So if I can help you do that, then I count it as a success. And today I’ll talk about an ETF category I think you should avoid in 2012: Japan.
What’s Wrong with Japan?
I’ve been to Japan many times. I love the country and the people. Yet I have to tell you that now is not the time to invest in Japanese stock ETFs.
Yes, I know the Nikkei Dow looks oversold, but it’s looked that way for years. As I’ve explained before, calling a bottom is tough. And I don’t think Japan is there yet. Here are six reasons why:
#1 — Strong Yen
The yen was very strong in 2011 … which is bad news because it makes Japan’s exports relatively more expensive. And exports are a BIG part of the national economy for Japan.
The authorities are well aware of this, of course, but there isn’t much they can do about it. The Bank of Japan intervened multiple times last year. In every case, the impact of their actions was gone within a few days.
#2 — European Recession
A huge chunk of Japanese exports go to Europe. As you’ve surely noticed, the euro zone is having a few problems. A severe recession — or at best a few years of low growth — seem likely for 2012 and beyond.
If Europeans have no money to spend, their demand for imports (from Japan and elsewhere) is going to plummet. This is another bad sign for Japan.
#3 — Hungry Competitors
Japan reached economic success by beating the developed countries in cheap, efficient manufacturing. Now they have competitors: Taiwan, South Korea, Brazil, India … and of course China.
The challenge for Japan is that all these other countries can do the very same things that put Japan on the map. And in some cases, they can do it better. Nations like Brazil have other advantages, too, like better access to natural resources and geographical proximity to key markets.
#4 — Aging Population
Japan is, on average, one of the oldest nations on the planet. Furthermore, the relatively small number of young adults has a very low birth rate.
The resulting imbalance is making it harder and harder for Japanese industry to keep growing. Older workers hang on to their jobs for dear life while younger people have no way to gain skills. We’re seeing a similar pattern here in the U.S., but in Japan it’s a much bigger problem.
#5 — Massive Government Debt
Japan’s national debt is projected to surpass 1 quadrillion yen in 2012. A big cause is the population imbalance noted above. All those older people require heavy spending on health care and pensions.
To stay afloat, Japan will almost certainly need to raise taxes on both individuals and businesses. And higher taxes won’t make it any easier to create economic growth.
#6 — Political Instability
Don’t unpack your bags yet, Mr. Noda.
Japan’s parliamentary government used to work pretty well. Now it’s turning almost as dysfunctional as Italy and Greece.
Consider this: Japan has had six different prime ministers since 2006. The current occupant, Yoshihiko Noda, took office in September 2011 and is already under fire.
The real problem isn’t the government; it’s the voters and their unrealistic expectations. Changing leadership is just a symptom.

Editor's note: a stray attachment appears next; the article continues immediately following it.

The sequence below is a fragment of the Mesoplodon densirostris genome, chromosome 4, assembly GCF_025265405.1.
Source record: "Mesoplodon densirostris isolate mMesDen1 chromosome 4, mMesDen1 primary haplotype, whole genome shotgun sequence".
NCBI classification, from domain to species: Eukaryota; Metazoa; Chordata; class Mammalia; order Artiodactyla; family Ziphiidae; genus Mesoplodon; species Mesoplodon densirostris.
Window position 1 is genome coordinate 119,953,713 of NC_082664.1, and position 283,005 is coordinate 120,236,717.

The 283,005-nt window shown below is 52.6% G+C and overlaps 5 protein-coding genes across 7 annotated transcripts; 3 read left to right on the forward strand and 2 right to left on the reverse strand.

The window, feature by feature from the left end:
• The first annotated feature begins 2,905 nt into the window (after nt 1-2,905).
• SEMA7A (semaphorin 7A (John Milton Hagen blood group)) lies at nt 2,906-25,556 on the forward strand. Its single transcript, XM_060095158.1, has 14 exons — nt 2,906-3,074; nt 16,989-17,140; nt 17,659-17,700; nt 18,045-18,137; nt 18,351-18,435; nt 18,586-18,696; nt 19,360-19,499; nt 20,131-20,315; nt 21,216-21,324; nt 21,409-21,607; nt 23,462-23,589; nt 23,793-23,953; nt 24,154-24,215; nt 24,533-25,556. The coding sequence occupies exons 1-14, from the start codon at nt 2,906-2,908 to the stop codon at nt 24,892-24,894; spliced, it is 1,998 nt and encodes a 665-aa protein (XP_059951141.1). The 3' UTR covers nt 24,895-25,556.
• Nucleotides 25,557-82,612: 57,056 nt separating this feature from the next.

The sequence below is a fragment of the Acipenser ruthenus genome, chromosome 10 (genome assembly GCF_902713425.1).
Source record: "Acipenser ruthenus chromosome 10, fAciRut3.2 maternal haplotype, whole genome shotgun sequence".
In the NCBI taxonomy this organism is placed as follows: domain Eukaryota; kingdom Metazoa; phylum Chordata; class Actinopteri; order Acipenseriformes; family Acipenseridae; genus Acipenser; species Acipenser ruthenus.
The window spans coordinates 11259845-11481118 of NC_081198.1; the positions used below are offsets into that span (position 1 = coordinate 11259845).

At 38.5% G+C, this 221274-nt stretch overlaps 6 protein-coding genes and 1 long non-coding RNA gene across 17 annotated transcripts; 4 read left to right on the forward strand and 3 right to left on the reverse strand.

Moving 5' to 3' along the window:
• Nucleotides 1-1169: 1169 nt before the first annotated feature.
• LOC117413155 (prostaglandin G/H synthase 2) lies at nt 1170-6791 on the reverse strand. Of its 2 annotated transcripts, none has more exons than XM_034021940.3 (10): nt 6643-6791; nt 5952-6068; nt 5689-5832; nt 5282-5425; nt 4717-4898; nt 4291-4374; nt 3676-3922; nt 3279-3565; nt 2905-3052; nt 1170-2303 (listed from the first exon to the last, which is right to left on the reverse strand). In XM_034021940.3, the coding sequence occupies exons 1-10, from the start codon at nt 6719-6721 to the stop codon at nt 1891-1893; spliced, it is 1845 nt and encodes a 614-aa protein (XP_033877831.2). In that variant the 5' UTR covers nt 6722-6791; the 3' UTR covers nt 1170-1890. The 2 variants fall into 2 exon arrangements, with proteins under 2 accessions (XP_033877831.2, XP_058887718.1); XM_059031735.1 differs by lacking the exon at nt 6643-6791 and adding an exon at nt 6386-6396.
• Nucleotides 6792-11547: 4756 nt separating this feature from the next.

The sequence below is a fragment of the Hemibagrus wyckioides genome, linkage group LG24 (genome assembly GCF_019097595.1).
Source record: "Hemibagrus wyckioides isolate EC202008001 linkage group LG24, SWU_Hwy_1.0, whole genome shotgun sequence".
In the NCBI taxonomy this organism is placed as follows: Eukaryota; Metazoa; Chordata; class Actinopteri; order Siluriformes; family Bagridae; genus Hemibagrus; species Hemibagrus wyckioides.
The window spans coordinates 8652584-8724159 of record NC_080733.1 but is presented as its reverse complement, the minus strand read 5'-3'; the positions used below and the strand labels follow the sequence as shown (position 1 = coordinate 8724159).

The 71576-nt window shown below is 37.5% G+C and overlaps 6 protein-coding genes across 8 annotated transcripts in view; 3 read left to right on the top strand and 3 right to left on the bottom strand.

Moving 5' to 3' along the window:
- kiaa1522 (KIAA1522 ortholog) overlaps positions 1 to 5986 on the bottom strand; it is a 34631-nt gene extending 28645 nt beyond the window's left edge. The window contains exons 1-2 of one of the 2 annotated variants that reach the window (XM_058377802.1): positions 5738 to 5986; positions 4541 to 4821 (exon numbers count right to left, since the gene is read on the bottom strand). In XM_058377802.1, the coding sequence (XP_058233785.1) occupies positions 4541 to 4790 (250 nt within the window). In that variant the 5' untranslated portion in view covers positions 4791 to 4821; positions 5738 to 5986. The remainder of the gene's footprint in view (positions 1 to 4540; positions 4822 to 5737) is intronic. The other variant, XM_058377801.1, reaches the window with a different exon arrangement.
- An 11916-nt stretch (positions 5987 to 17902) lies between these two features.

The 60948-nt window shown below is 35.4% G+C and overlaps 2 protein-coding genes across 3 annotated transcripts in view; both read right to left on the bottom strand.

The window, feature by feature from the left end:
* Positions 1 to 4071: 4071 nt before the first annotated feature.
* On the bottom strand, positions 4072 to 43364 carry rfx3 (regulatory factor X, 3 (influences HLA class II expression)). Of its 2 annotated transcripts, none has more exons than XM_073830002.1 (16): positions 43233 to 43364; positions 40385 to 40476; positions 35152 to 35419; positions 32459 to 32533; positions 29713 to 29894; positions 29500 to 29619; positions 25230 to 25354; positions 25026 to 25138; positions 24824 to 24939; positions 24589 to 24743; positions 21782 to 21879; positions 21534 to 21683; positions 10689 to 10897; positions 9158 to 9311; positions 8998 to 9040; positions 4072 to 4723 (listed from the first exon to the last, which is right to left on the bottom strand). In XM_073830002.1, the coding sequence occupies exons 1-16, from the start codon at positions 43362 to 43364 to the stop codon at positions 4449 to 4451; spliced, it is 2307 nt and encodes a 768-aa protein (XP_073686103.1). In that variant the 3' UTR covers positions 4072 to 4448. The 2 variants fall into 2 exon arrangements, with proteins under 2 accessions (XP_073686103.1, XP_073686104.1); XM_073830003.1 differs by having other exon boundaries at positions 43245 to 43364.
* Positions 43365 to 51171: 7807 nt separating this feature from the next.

Japan-Heavy ETFs to Avoid
Japan may well have short-term rallies in 2012, but I still think the best opportunities will be elsewhere. Here are some ETFs with heavy Japan exposure:
- WisdomTree Japan Small Cap Dividend (NYSEARCA:DFJ)
- WisdomTree Japan Hedged Equity (NYSEARCA:DXJ)
- iShares MSCI Japan (NYSEARCA:EWJ)
- iShares S&P/Topix Japan 150 (NYSEARCA:ITF)
- SPDR Russell/Nomura Japan (NYSEARCA:JPP)
- SPDR Russell MidCap Japan (NYSEARCA:JSC)
- iShares MSCI Japan Small Cap (NYSEARCA:SCJ)
- db-X MSCI Japan Currency-Hedged Equity (NYSEARCA:DBJP)
- MAXIS Nikkei 225 Index Fund (NYSEARCA:NKY)
- Vanguard MSCI Pacific ETF (NYSEARCA:VPL) (62 percent allocation to Japan)
If any of these are in your portfolio, I suggest you look for a chance to get out as soon as possible.
There is an ETF that is designed to go up as Japanese stocks fall. ProShares UltraShort MSCI Japan (NYSEARCA:EWV) is a 2x leveraged inverse fund. However, I don’t recommend EWV as a long-term investment. It is a short-term trading instrument. (See Three Overlooked Risks of Inverse ETFs to learn more.)
So what do you do with the cash you aren’t investing in Japan?
Good news: You have plenty of opportunities elsewhere. I’ll be telling you about some of them in my Money and Markets columns as the year unfolds. And if you’d like more specific recommendations on what to buy and sell, click here and check out my International ETF Trader service.
Money and Markets (MaM) is published by Weiss Research, Inc. and written by Martin D. Weiss along with Nilus Mattive, Claus Vogt, Ron Rowland, Michael Larson and Bryan Rich. To avoid conflicts of interest, Weiss Research and its staff do not hold positions in companies recommended in MaM, nor do we accept any compensation for such recommendations. The comments, graphs, forecasts, and indices published in MaM are based upon data whose accuracy is deemed reliable but not guaranteed. Performance returns cited are derived from our best estimates but must be considered hypothetical in as much as we do not track the actual prices investors pay or receive. Regular contributors and staff include Andrea Baumwald, John Burke, Marci Campbell, Selene Ceballo, Amber Dakar, Maryellen Murphy, Jennifer Newman-Amos, Adam Shafer, Julie Trudeau, Jill Umiker, Leslie Underwood and Michelle Zausnig.
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